Olympian Caster Semenya cleared to compete as a woman without taking testosterone-reducing drugs

Caster Semenya
Image: AAP/Darren England

Runner Caster Semenya will be allowed to compete without having to take testosterone-reducing medication after a Swiss court ordered the International Association of Athletics Federations to suspend implementation of new regulations while Semenya’s appeal is pending.

The court ruled that the two-time Olympic 800-meter champion, the dominant force in women’s middle distance running, is clear to race in events of all distances, according to a news release.

Semenya reacted with a Tweet saying “Born a winner,” and an image with the quote: “Be the change that you wish to see in the world.”

Last month the IAAF — athletics’ governing body — adopted a controversial policy which required athletes with a difference in sex development (DSD) to take medication to reduce their blood testosterone levels, if they wanted to compete internationally at middle-distance events.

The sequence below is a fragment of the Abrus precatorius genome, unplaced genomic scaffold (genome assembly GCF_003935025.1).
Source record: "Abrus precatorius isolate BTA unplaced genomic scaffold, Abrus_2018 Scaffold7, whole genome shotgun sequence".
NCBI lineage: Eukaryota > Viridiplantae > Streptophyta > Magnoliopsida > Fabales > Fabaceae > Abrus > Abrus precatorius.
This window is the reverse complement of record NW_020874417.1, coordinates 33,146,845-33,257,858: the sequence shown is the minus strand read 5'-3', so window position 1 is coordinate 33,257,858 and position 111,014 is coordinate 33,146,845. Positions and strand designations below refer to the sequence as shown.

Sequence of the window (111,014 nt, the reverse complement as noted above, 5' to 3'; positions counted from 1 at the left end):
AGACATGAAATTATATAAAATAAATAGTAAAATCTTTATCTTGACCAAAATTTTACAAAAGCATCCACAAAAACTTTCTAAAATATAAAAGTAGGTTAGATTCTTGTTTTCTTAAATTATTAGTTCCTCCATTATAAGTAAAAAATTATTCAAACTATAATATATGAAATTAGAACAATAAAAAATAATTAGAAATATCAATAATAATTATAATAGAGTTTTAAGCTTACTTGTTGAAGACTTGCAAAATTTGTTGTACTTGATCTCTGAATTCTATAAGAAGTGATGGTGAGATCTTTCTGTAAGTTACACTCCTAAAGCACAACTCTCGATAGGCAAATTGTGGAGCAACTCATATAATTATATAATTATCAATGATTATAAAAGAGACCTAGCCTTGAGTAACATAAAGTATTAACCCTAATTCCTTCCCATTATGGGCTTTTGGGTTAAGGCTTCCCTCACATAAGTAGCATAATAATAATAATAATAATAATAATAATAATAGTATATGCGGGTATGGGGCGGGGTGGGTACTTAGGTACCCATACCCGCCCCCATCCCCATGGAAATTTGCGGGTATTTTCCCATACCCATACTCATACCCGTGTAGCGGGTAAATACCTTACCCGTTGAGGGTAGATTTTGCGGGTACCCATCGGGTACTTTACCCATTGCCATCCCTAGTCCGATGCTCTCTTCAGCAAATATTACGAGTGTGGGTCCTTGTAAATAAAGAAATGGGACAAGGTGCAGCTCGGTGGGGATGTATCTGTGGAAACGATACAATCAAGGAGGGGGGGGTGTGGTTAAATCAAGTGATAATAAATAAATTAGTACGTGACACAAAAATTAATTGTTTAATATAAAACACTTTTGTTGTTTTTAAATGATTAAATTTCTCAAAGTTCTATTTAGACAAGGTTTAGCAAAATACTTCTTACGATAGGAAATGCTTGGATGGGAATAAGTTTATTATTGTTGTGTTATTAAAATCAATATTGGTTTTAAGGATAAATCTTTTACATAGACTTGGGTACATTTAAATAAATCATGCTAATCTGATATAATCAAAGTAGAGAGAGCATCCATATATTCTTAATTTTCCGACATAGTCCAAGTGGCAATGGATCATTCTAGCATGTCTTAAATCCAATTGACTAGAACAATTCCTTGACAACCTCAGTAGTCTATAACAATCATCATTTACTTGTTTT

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“I am thankful to the Swiss judges for this decision,” Semenya, who is hyperandrogenous — meaning she has elevated levels of testosterone — said in a statement.

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Athletics’ governing body believes DSD athletes have a competitive advantage — findings that were disputed by Semenya and her legal team.

Read full, original post: Caster Semenya: Olympic champion cleared to compete

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